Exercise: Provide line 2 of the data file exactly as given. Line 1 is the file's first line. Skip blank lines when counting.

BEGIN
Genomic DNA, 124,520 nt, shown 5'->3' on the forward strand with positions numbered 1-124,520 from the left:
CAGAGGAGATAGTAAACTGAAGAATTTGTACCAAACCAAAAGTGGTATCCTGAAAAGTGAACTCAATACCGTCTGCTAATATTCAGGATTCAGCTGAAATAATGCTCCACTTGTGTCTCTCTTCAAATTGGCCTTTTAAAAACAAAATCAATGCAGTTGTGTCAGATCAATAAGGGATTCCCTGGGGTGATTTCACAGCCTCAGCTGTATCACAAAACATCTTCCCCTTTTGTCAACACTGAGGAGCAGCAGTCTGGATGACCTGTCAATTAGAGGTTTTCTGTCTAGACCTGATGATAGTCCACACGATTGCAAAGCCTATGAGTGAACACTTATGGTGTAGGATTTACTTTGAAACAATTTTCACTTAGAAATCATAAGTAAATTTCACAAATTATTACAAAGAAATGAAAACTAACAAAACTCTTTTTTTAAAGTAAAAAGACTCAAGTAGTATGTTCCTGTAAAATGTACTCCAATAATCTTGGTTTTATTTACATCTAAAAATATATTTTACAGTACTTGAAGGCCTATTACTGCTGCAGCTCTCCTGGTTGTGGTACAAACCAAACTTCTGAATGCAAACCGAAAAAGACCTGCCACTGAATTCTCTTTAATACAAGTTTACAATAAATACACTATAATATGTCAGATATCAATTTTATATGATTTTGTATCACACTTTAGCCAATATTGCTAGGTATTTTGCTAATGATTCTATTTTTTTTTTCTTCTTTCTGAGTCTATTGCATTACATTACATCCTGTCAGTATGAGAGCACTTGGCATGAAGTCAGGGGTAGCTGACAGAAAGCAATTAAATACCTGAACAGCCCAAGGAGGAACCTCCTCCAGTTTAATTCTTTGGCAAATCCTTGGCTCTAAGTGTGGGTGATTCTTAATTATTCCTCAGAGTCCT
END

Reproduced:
CAGAGGAGATAGTAAACTGAAGAATTTGTACCAAACCAAAAGTGGTATCCTGAAAAGTGAACTCAATACCGTCTGCTAATATTCAGGATTCAGCTGAAATAATGCTCCACTTGTGTCTCTCTTCAAATTGGCCTTTTAAAAACAAAATCAATGCAGTTGTGTCAGATCAATAAGGGATTCCCTGGGGTGATTTCACAGCCTCAGCTGTATCACAAAACATCTTCCCCTTTTGTCAACACTGAGGAGCAGCAGTCTGGATGACCTGTCAATTAGAGGTTTTCTGTCTAGACCTGATGATAGTCCACACGATTGCAAAGCCTATGAGTGAACACTTATGGTGTAGGATTTACTTTGAAACAATTTTCACTTAGAAATCATAAGTAAATTTCACAAATTATTACAAAGAAATGAAAACTAACAAAACTCTTTTTTTAAAGTAAAAAGACTCAAGTAGTATGTTCCTGTAAAATGTACTCCAATAATCTTGGTTTTATTTACATCTAAAAATATATTTTACAGTACTTGAAGGCCTATTACTGCTGCAGCTCTCCTGGTTGTGGTACAAACCAAACTTCTGAATGCAAACCGAAAAAGACCTGCCACTGAATTCTCTTTAATACAAGTTTACAATAAATACACTATAATATGTCAGATATCAATTTTATATGATTTTGTATCACACTTTAGCCAATATTGCTAGGTATTTTGCTAATGATTCTATTTTTTTTTTCTTCTTTCTGAGTCTATTGCATTACATTACATCCTGTCAGTATGAGAGCACTTGGCATGAAGTCAGGGGTAGCTGACAGAAAGCAATTAAATACCTGAACAGCCCAAGGAGGAACCTCCTCCAGTTTAATTCTTTGGCAAATCCTTGGCTCTAAGTGTGGGTGATTCTTAATTATTCCTCAGAGTCCT